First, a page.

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Fully vaccinated Americans can resume travel, updated CDC guidance states

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A woman at the airport holds her passport covid-19 vaccine record card and boarding pass

According to new recommendations from the Centers for Disease Control and Prevention (CDC) fully vaccinated Americans can travel both domestically and internationally "at low risk to themselves" provided they are taking precautions including wearing a mask, physical distancing, and washing hands often.

The updated guidance also means travelers who are fully-vaccinated no longer need to get a COVID-19 test before and after travel, unless it is still required by the destination or airline.

However, the TSA said it was not lifting restrictions that bar most-non US citizens from the United States if they have recently traveled to China, Brazil, South Africa, and most of Europe.

The CDC considers a person fully vaccinated two weeks after having the final shot of a COVID-19 vaccine.

And, during Friday's White House briefing, CDC Director Rochelle Walensky, MD, MPH, said it would be better if vaccinated people stayed home.

With regard to global travel, fully vaccinated people will not be required to take a COVID-19 test ahead of time - unless their destination requires such testing - and will not have to self-isolate after returning to the United States after traveling.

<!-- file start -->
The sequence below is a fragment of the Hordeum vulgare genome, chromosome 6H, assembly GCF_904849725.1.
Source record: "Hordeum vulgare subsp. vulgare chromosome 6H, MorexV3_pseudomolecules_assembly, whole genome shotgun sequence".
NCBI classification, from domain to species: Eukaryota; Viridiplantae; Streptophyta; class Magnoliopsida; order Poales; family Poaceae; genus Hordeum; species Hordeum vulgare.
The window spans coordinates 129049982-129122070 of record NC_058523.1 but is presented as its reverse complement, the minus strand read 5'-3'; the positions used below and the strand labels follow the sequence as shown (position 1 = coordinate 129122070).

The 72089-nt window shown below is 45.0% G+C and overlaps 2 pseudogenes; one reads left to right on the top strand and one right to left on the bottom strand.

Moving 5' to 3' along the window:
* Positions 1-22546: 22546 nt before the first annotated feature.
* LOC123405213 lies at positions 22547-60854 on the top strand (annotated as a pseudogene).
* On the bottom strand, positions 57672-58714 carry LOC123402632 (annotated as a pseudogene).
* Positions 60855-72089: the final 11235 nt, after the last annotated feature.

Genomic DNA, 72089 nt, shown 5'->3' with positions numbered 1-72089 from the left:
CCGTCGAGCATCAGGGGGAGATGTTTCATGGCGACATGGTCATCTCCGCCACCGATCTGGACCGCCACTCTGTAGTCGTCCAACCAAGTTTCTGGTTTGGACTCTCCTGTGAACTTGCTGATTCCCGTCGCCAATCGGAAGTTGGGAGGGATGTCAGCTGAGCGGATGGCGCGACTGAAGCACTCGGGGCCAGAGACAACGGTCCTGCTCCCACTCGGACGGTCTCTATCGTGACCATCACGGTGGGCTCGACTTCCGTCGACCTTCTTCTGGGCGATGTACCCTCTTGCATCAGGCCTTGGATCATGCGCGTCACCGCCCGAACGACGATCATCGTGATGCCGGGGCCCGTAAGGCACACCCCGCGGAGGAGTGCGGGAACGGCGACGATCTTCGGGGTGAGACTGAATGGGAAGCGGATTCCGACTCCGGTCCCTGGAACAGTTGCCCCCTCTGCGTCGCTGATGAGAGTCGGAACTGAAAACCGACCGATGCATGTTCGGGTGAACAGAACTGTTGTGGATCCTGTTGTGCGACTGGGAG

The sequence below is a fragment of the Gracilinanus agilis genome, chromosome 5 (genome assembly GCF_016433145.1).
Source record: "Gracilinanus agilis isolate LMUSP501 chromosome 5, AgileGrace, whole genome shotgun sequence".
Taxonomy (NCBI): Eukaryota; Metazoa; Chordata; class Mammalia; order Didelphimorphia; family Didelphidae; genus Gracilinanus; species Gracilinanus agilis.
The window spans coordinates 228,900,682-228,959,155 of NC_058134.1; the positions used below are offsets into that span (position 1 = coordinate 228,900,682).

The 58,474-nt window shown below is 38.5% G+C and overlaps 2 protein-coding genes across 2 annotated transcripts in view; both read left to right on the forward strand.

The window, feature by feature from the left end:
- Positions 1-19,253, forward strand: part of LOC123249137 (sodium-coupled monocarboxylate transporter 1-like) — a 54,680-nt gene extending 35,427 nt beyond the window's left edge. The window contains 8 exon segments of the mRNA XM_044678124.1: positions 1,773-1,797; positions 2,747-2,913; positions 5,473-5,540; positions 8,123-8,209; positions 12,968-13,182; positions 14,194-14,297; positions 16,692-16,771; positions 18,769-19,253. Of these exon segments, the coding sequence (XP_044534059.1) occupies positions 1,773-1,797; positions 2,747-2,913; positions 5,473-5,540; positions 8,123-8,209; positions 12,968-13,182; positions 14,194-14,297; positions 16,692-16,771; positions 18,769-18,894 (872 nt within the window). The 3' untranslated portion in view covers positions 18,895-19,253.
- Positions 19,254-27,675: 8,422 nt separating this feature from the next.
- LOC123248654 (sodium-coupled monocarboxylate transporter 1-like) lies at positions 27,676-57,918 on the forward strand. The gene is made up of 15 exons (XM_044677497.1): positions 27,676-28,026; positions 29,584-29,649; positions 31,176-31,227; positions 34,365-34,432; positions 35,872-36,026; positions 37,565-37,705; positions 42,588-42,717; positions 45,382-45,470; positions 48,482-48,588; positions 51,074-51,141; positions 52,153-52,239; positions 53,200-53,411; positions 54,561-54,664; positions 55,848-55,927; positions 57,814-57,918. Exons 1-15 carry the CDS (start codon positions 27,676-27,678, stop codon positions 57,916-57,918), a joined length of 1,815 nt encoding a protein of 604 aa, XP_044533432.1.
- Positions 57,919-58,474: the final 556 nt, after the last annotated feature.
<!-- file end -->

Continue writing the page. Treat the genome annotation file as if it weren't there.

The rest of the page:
It's still recommended, however, that individuals who are not fully vaccinated have their Easter dinner and egg hunts with only the people in their household or outdoors while 6 feet apart to prevent the spread of Covid-19, the CDC said.

CDC continues to recommend that not fully vaccinated travelers get a COVID-19 test 1-3 days prior to domestic or worldwide travel, as well as 3-5 days after returning.

Meanwhile, nothing has changed for travelers who are not fully vaccinated.

The CDC also recommends that people get tested three to five days after travel. However, the CDC had not made any move to review its guidance that discouraged all non-essential trips.

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